Thereafter on 19 May 2014, the Republic of Congo deposited its instrument of accession, by a happy coincidence on the fifth anniversary of the adoption of the convention. The Republic of Congo’s accession has additional significance, because, whilst not a major flag or recycling State, Congo was one of two states that had strongly opposed the recognition of Hong Kong Convention as equivalent to the Basel Convention at the 10th Conference of the Parties to the Basel Convention in October 2011.
An obstacle to ratification or accession had existed until very recently for all member states of the European Union. In the European Union the Directorate General for the Environment of the European Commission is the competent authority for enforcing the European Waste Shipment Regulation for the “transboundary movements of hazardous waste”. This regulation, which implements the Basel Convention together with its ban amendment, had originally been considered to be a suitable legal regime for regulating ship recycling, and will remain so in the European Union until the new European Regulation on ship recycling is fully applied within the next three to four years. Consequently, the European Commission arrived at the opinion that, until the European Council adopted a formal decision on this matter, EU member states should refrain from ratifying or acceding to Hong Kong Convention as this could violate the European Waste Shipment Regulation.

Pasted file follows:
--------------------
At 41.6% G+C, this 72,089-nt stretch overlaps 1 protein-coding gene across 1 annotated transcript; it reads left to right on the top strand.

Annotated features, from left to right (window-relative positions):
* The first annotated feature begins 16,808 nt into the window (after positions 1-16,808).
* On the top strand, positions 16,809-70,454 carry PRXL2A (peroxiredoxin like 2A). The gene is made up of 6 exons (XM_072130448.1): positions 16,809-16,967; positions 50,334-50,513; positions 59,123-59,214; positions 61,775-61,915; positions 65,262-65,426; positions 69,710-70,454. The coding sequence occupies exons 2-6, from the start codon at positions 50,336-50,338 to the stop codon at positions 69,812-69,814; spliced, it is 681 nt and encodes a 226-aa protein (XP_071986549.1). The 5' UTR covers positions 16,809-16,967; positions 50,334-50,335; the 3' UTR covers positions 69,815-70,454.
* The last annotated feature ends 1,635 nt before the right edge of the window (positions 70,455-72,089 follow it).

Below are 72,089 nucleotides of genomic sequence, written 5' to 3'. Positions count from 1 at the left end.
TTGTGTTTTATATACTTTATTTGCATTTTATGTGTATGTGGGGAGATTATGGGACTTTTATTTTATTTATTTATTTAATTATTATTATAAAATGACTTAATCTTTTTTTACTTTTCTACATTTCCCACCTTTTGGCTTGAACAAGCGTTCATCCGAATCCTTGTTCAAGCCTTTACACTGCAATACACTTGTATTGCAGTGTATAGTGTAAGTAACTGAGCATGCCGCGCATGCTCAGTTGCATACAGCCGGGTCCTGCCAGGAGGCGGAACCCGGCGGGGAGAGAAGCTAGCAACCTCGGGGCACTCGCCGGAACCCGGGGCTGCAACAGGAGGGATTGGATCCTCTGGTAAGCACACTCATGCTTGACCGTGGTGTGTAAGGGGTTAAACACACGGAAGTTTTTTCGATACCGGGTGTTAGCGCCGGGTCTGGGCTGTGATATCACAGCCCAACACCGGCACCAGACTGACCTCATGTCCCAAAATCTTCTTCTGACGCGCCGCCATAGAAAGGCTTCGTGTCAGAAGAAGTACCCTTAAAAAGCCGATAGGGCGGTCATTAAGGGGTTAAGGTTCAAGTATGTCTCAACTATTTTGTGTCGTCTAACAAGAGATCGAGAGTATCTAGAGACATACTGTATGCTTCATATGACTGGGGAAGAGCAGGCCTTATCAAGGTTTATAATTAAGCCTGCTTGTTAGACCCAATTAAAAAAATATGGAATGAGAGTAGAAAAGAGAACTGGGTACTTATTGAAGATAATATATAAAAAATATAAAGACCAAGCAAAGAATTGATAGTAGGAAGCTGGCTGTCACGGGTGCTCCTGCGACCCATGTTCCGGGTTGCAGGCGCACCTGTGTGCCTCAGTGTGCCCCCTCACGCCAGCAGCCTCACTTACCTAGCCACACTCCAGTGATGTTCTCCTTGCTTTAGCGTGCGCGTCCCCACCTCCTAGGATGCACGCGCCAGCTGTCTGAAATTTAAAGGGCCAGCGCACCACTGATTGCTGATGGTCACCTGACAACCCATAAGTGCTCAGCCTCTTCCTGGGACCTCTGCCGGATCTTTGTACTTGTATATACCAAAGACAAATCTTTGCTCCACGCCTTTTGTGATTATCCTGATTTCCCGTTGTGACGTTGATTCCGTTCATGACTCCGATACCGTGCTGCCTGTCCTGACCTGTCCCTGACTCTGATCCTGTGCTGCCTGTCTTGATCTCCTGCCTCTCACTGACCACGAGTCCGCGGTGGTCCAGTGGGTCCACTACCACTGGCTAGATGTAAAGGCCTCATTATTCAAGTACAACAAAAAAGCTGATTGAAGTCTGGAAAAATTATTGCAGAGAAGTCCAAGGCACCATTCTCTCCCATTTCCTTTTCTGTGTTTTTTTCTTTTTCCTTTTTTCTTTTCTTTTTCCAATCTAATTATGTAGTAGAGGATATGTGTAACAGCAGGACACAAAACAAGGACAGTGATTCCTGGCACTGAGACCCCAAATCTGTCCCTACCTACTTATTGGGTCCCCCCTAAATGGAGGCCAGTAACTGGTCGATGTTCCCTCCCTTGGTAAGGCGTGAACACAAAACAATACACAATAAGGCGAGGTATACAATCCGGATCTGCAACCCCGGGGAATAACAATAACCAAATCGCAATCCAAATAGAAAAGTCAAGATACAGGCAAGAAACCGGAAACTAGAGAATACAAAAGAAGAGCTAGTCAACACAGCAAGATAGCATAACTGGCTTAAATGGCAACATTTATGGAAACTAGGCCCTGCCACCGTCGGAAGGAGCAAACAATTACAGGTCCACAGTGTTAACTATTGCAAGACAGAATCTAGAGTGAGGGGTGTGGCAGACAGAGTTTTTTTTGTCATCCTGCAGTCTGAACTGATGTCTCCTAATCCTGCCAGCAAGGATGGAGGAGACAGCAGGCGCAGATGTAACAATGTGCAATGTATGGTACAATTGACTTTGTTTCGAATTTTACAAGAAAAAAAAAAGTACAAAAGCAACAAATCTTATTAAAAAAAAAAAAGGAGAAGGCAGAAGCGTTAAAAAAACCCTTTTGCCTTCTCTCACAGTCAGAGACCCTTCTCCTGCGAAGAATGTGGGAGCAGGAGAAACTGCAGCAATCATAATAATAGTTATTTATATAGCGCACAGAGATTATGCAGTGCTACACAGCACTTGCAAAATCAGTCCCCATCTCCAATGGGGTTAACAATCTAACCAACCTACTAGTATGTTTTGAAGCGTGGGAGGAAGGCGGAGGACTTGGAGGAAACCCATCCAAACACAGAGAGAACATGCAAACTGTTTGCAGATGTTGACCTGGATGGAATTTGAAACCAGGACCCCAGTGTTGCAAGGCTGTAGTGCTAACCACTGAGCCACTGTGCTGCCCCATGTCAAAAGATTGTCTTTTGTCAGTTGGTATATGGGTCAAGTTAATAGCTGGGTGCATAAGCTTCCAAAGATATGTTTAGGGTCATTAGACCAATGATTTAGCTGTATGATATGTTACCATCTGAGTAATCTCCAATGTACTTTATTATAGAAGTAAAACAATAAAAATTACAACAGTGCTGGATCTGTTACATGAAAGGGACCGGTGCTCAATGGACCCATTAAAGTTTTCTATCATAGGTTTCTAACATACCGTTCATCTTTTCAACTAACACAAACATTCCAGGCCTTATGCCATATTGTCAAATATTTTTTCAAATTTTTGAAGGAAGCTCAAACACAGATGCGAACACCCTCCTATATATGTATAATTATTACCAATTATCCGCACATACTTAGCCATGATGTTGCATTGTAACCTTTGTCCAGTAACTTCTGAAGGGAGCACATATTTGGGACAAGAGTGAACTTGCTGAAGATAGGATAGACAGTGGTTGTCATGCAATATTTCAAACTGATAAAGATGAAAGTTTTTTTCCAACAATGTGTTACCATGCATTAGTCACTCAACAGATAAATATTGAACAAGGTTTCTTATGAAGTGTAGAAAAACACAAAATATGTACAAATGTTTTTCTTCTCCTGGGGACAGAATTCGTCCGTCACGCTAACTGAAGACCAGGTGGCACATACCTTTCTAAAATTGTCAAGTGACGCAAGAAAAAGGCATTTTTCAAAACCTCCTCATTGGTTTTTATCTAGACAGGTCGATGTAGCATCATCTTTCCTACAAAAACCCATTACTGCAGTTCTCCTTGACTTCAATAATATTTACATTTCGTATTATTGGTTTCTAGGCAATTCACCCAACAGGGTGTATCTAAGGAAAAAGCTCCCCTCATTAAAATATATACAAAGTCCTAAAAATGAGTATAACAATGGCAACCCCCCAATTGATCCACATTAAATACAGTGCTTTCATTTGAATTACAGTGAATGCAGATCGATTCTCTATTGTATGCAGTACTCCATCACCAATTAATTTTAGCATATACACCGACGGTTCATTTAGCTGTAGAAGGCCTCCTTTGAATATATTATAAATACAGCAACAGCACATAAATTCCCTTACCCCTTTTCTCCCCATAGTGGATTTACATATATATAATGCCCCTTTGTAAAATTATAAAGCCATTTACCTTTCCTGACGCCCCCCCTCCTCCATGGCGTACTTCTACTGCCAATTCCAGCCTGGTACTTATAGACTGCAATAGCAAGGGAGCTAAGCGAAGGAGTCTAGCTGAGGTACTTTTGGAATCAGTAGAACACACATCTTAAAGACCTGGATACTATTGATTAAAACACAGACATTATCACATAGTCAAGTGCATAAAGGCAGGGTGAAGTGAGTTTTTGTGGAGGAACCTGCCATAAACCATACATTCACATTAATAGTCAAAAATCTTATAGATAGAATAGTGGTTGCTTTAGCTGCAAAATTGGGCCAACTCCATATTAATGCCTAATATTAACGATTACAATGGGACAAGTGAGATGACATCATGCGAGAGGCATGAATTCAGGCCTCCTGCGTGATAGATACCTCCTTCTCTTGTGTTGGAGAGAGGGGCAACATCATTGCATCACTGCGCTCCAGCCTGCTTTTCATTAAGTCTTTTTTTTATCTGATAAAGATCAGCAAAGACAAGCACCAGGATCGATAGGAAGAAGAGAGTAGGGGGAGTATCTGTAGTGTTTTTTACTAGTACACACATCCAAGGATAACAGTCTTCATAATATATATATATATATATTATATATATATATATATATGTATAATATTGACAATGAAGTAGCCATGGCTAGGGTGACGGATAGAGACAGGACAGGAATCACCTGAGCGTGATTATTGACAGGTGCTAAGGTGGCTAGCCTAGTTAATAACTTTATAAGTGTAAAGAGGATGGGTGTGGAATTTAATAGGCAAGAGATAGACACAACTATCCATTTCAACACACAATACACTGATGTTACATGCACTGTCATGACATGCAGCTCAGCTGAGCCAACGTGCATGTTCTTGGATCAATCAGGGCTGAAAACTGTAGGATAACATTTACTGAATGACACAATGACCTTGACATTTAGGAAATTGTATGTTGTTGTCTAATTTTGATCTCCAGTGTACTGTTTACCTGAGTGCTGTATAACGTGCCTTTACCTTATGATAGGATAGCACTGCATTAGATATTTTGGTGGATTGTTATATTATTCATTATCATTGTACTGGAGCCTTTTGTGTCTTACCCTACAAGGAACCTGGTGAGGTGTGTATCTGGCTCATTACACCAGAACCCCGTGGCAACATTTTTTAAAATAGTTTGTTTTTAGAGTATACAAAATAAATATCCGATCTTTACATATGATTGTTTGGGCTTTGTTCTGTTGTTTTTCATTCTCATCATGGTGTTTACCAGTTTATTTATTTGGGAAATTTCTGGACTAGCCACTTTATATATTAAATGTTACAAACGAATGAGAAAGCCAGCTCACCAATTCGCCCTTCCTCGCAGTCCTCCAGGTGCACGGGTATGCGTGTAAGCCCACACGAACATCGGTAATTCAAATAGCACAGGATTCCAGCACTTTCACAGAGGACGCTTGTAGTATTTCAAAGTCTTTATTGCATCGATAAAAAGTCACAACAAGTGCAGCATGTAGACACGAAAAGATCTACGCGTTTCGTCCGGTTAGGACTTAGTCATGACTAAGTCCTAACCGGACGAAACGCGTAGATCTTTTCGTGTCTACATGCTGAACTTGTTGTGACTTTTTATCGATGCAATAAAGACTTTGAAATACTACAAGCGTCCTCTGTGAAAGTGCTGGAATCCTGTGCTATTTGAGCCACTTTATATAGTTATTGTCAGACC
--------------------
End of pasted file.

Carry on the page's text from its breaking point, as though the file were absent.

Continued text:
This obstacle was finally removed by the European Council Decision of 14 April 2014 (2014/241/EU) authorizing member states to ratify or accede to Hong Kong Convention, “for the parts falling under the exclusive competence of the Union”. This opened the road to France’s ratification, which was deposited on 2 July 2014. Following the eventful recycling of the former French aircraft carrier “Clemenceau” in 2006, France contributed greatly to the development of the convention and to its guidelines.
Currently, a number of governments are either working towards accession/ratification of the Convention. Following the recent adoption of the European Council Decision and the French ratification, other EU Member States are expected to proceed soon, possibly starting with Belgium, as stated in its press release of 26 June 2014. China and Turkey, whose ship recycling industries are largely compliant with the technical requirements of the convention, are making progress towards the convention with Turkey being almost ready to ratify and China having made some progress towards accession. Japan is also expected to move towards accession possibly in the coming year.
The first condition for entry into force of Hong Kong Convention, requiring 15 states to ratify or accede, should not be too difficult to satisfy. On the other hand the second condition requiring no less than 40 percent of the world’s fleet by gross tonnage will be harder to achieve without the support of one or more of the top five open registers, namely Panama, Liberia, Marshall Islands, Singapore, and Bahamas whose combined fleet makes up 50.1 percent of the world fleet.
Note that the combined fleet of the 28 States of the European Union (including the various dependent territories that are often excluded when states ratify conventions) forms 20 percent of the world fleet, while China together with Hong Kong make up 11.4 percent of the world fleet (all fleet data according to the 2013 World Fleet Statistics published by IHS). Lastly, without India’s accession, the third condition on ship recycling volume cannot be met in practice. Happily, the Indian ship recycling industry has made big improvements since 2007 and is already regulated by its domestic regime that replicates the technical requirements of the Hong Kong Convention. It remains to fully convince the industry, and the state and federal governments, that accession to the convention will be to their long-term benefit.